Day On II at CCSF — Another Success

Saturday’s “Day On” at CCSF saw another 60 WeAreCCSF volunteers working to make sure City College stays open and in San Francisco for years to come. Together the alliance (Community, Classified, Students and Faculty) washed windows, pulled weeds, and picked up trash and recycling.

And it was great to be joined by CCSF administrators: new Chancellor Arthur Tyler; new Vice Chancellor of Academic Affairs Susan Lamb; and newly appointed Dean of Student Affairs Samuel Santos. All three put their gloves on and worked with the rest of us.

The event saw expanded news coverage, including ABC 7, KRON 4, KTVU 2, KTSF 26, KPFA, The Guardsman (CCSF’s student paper) and Sing Tao Daily. Here’s a video of the KPFA piece:

Click here for more coverage.

Join WeAreCCSF for the next event — November 27, 10 AM – 1 PM — as we repair, rebuild, and restore City College.


Help Repair, Rebuild, and Restore CCSF


NOV. 2 10AM – 1PM



Join WE ARE CCSF (Community.Classified.Students.Faculty) and follow up the success of the first Day On.
Help repair, rebuild, and restore your college.



Work. Have fun. Join the WeAreCCSF community.


Check out the WeAreCCSF page:

Follow them on Twitter: @WeAreCCSF



Day On at CCSF

On a day when classes were cancelled and the campus was mostly deserted, more than 60 people arrived at City College of San Francisco’s Ocean campus at 10 AM on Friday. The event, organized by WeAreCCSF (Community, Classified, Students, Faculty), was the first of several to begin rebuilding the college for our community. Together, we picked up trash, pulled weeds, and inventoried the college’s computer equipment. It was one of my proudest days in more than ten years at the college.

2013-10-11 11.43.01

Community members, students, and college employees (both classified staff and faculty) worked side by side. Our goal was to put a small dent in the more than $1 billion deferred maintenance bill at the college, filling in temporarily until more workers can be hired for these jobs.

By the end of the day, the head of the college’s buildings and grounds thanked us, saying we’d done “at least a month of work.” The trash blowing around a windy campus is a perpetual problem, but college workers felt supported and appreciated and could look at what had been eyesore areas with renewed pride.

The aging computers at the college have to be inventoried before they can be replaced, so the computer inventory — now 85% complete — will benefit everyone at the college. The inventory can be finished quickly now that the amount of work is more manageable.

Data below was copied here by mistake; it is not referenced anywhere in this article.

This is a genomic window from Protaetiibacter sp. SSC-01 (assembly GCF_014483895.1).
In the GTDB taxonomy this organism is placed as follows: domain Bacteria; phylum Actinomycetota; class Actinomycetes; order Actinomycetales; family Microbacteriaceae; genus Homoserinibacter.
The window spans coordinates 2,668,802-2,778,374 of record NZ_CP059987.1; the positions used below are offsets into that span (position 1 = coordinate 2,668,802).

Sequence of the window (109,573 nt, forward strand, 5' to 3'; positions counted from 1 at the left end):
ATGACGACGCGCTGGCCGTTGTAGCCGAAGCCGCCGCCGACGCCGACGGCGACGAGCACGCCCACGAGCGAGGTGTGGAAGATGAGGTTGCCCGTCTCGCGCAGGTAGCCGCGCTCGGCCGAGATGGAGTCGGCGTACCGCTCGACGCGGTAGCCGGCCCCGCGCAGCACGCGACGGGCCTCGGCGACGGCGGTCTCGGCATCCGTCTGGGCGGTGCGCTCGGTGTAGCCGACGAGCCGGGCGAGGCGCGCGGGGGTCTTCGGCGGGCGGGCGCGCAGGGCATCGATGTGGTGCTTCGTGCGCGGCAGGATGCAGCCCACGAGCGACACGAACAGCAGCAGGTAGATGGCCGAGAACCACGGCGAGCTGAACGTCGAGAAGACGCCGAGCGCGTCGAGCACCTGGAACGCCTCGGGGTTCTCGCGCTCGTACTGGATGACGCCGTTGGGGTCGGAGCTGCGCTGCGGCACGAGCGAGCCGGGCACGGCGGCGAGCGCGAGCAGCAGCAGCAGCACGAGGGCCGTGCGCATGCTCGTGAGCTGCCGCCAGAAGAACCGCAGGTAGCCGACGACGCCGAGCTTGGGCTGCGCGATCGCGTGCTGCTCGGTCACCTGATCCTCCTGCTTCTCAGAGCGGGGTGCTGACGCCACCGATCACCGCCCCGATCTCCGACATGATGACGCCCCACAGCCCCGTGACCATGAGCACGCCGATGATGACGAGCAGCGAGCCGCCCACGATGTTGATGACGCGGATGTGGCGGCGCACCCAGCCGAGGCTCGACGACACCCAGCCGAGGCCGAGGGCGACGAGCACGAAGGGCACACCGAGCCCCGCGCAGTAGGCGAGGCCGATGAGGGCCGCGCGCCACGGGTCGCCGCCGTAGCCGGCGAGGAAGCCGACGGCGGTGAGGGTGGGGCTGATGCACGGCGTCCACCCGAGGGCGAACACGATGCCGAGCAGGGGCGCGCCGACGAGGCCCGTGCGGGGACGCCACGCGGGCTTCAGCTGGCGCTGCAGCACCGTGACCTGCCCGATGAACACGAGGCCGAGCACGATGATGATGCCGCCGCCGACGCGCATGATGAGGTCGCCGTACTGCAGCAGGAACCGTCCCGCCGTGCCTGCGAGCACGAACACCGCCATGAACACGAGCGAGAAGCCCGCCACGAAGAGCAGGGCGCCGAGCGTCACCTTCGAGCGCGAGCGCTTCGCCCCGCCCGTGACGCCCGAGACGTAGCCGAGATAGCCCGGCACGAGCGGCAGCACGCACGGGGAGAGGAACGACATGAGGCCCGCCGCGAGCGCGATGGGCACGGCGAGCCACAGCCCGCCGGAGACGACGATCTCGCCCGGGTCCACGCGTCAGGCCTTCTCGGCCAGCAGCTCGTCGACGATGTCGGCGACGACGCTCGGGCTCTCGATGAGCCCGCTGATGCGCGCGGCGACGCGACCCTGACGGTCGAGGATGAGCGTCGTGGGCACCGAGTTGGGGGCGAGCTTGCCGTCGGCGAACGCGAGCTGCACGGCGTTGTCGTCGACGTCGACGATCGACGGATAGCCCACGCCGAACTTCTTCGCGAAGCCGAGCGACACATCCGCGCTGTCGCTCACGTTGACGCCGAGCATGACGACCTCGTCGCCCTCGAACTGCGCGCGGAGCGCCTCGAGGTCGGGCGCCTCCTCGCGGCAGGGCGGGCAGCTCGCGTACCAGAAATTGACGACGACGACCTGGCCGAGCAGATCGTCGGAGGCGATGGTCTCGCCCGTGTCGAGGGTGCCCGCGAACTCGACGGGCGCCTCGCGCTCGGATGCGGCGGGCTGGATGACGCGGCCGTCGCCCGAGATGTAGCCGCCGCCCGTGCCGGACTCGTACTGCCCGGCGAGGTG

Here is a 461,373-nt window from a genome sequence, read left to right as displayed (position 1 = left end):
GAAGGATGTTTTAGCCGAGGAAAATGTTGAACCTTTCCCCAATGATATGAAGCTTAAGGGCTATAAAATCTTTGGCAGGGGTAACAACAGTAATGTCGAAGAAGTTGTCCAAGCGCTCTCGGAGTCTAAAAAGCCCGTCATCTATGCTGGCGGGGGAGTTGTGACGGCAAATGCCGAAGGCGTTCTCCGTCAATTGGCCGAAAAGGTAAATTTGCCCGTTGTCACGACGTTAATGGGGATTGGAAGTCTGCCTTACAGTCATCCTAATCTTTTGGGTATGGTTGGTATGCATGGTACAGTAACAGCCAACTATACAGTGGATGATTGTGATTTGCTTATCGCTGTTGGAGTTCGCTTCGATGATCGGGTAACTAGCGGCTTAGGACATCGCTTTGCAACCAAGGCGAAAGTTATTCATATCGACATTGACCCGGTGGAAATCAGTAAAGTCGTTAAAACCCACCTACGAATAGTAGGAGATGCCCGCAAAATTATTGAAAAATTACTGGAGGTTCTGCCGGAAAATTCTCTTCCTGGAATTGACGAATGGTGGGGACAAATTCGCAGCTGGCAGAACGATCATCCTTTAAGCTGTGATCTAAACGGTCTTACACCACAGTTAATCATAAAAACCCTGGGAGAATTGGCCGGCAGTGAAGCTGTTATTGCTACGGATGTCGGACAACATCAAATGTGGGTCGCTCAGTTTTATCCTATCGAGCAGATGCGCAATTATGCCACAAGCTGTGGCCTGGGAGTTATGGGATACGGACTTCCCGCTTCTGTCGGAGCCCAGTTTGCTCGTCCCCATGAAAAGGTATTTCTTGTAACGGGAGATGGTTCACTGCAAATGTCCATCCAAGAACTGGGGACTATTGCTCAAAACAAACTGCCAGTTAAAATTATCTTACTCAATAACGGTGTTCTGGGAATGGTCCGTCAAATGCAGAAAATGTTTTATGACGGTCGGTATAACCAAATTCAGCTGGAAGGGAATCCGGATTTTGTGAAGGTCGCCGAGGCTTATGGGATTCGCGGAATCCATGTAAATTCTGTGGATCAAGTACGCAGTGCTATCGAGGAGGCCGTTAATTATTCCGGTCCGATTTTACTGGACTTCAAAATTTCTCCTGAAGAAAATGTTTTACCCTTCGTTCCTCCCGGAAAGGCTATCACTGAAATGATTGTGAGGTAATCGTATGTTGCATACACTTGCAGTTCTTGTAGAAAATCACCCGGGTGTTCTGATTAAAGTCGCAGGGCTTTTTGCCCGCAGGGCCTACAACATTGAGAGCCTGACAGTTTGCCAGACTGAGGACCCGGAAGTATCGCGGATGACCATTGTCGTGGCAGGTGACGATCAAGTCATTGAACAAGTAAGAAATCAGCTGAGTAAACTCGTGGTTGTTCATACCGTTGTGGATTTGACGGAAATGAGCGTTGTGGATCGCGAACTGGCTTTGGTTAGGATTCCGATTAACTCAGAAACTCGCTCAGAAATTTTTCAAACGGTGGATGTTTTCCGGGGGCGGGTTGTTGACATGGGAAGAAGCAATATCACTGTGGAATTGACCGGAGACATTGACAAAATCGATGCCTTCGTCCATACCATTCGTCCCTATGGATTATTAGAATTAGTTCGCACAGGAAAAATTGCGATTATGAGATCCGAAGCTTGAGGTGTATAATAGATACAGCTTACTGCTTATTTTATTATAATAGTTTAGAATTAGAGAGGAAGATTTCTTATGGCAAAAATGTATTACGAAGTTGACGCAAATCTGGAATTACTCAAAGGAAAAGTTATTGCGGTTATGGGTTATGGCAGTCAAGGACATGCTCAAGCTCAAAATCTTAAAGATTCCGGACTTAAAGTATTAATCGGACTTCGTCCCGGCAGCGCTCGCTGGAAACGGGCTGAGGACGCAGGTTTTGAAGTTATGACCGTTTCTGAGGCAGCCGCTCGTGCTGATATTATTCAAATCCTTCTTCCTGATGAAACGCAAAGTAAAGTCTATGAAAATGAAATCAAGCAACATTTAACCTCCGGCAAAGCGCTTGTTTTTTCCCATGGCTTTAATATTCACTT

The mood was celebratory and positive. We laughed and joked while we worked. Students led chants as we moved from one job site to another. And at the end, we gathered in the cafeteria to eat and talk a little about the next day of working together.

Friday’s “Day On” was a small step toward repairing the broken parts of the college, rebuilding a positive culture , and restoring the community’s trust. I look forward to more days like it and to seeing more folks at the next one.

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CCSF Is Moving Forward on Accreditation

These days, CCSF is showing up in the news with more woes than wows. That’s about to change. This is the moment for us to look to the future.

While some folks are still nervous about our accreditation status, there is also anticipation of a new possibility ahead. Many of us see the new leadership and public attention as an opportunity for growth and innovation. Special Trustee Agrella is making critical money-saving choices, and Chancellor Brice is pushing us to strive toward excellence. By the way, yes, I have been accused of being a reckless optimist before, but I don’t care; I’m going there. I’m a believer. I believe we can make it happen—we can hold onto our accreditation, change and grow.

Every time I attend an Accreditation Committee meeting I hear a similar message. We’re moving forward. There are accountability structures in place. Someone is in charge of every standard CCSF was cited for on the ACCJC’s list. We have a new administration and leadership with a few key positions soon to be filled. Our new leadership is set to steer us in the right direction. Employees of the college will have the opportunity to meet our new leadership on September 17th for our next professional development event. The plan is to have a campus-wide vigorous discussion about accreditation. We have to educate ourselves and stay informed of the sweeping changes at our college if only to fight back the nausea that rises when we think of our beloved City College closing.